I meant to behave......but there were too many other options

  19. #27569
    Super Member vintagemotif's Avatar
    Join Date
    Sep 2010
    Posts
    4,971
    Blog Entries
    10
    [QUOTE=sew wishful;4664011]
    Quote Originally Posted by vintagemotif View Post
    Do all Davis cabinets have the scroll work like yours? Mine does. My cabinet drawer pulls are different than yours, but my cabinet has the thick wood at the top, also.
    That I don't know. I would have to google images and study that info. All I do know is that the wood is thicker. I have seen on so many cabinets (makers) with so many different drawer pulls too.
    Last edited by vintagemotif; 11-10-2011 at 07:42 PM.

  20. #27570
    Super Member purplefiend's Avatar
    Join Date
    May 2010
    Location
    Round Rock,Texas
    Posts
    6,133
    Weedwoman,
    I love your fabric bowls!! Are they hard to make?
    Sharon W.

  21. #27571
    Super Member BoJangles's Avatar
    Join Date
    Apr 2010
    Location
    Rescue, California
    Posts
    4,585
    Blog Entries
    1
    Quote Originally Posted by Charlee View Post
    I learned that at Needlebar too...and I knew that when you were on Needlebar, you were gathering Japanese information...didn't know how far you'd gotten with it, didn't matter much really to me, but those of us that don't want to pretend that we're experts are actually ok with calling them "clones"...it works for us and we know what each other are talking about.

    All I was trying to say before is that not every machine made in Japan is a 15...many aren't. Even having the tension on the faceplate does not necessarily make the machine a 15....it needs to also have the body style.
    I haven't had time to go back and read all the posts from the last couple days, but I have read a couple of the 'clones' debate.

    If you do a search of 'Singer 15 clones" all kinds of stuff comes up. I printed out an article that I thought was really interesting on the subject of the 'clones' when I got my first 'clone.'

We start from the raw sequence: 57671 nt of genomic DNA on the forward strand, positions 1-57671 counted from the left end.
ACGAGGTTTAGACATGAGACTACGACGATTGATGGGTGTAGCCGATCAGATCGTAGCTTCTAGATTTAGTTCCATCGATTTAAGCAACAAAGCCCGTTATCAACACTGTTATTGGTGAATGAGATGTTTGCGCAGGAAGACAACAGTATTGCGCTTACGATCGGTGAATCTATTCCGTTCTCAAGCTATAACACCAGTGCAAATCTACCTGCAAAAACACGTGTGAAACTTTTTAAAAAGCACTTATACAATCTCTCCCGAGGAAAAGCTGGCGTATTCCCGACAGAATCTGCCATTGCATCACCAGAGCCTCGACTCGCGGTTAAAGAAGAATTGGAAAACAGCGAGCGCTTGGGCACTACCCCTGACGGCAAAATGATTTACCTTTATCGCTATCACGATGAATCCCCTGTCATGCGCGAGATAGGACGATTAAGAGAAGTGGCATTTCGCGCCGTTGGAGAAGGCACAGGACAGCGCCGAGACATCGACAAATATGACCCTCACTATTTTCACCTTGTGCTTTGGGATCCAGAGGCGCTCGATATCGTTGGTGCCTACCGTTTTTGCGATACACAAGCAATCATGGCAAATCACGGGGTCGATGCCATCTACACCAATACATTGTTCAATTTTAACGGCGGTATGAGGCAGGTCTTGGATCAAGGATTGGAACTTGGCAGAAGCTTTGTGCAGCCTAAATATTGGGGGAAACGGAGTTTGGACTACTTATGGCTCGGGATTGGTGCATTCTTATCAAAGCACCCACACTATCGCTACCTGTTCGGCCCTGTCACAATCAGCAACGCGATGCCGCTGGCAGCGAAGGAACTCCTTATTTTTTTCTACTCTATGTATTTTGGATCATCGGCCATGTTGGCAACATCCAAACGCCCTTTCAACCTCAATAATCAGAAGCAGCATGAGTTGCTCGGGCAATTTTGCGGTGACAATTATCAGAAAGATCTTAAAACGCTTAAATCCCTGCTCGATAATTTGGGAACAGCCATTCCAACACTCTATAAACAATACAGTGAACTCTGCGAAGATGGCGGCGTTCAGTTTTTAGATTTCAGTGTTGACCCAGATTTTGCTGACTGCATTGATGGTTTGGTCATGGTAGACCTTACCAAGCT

This article was written in 2006 by Ed Lamoureux and I found it explained the Japanese 'clones' very well. To quote from the article, "Shortly after WWII, Japan, with money from the US, manufactured a large number of sewing machines. The most common of these were based on the Singer Model 15, but there are also Singer 99 clones. Indeed many of these machines are practically indistinguishable from a Singer and use parts that are interchangeable. Often they were given American sounding names to appeal to the overseas market. Over 5000 different "brands" have been identified, manufactured by 15 or so companies. Unfortunately, records from these manufactures don't exist, so it is impossible to identify them further. Generally speaking, a machine will somewhere state "made in Japan" or have a "JA" stamped into the bottom of the machine. To further complicate matters, large retailers would purchase machines and have the company name on them: RH Macy, Gimballs, etc. Any retailer so inclined could have Sewing Machines made just for him or her (Sears Kenmore, Wards Signature). I've tracked Department Stores, machines with automobile names, female names, patriotic names, etc. The post war machines are generally well made, often quieter and smoother running than the Singers they were copied from. Japan also gave us many of our colored sewing machines, examples have been found in metallic blue, green, pink, yellow, and I have a Fire Engine Red one!~ In terms of collectability, don't be fooled by a claim of 'an extremely rare" Mitsubishi, Ford, Saxon, Stitch Queen, etc., the same machine could have dozens of different names. If it says Singer on the machine, it probably is. If it doesn't, it's not. The Japanese machines have not caught on with collectors (even the ones made in occupied Japan) and as a result retain very little value. They can be found at Thrift Stores for $10 - $20 and at local auctions for under $5. "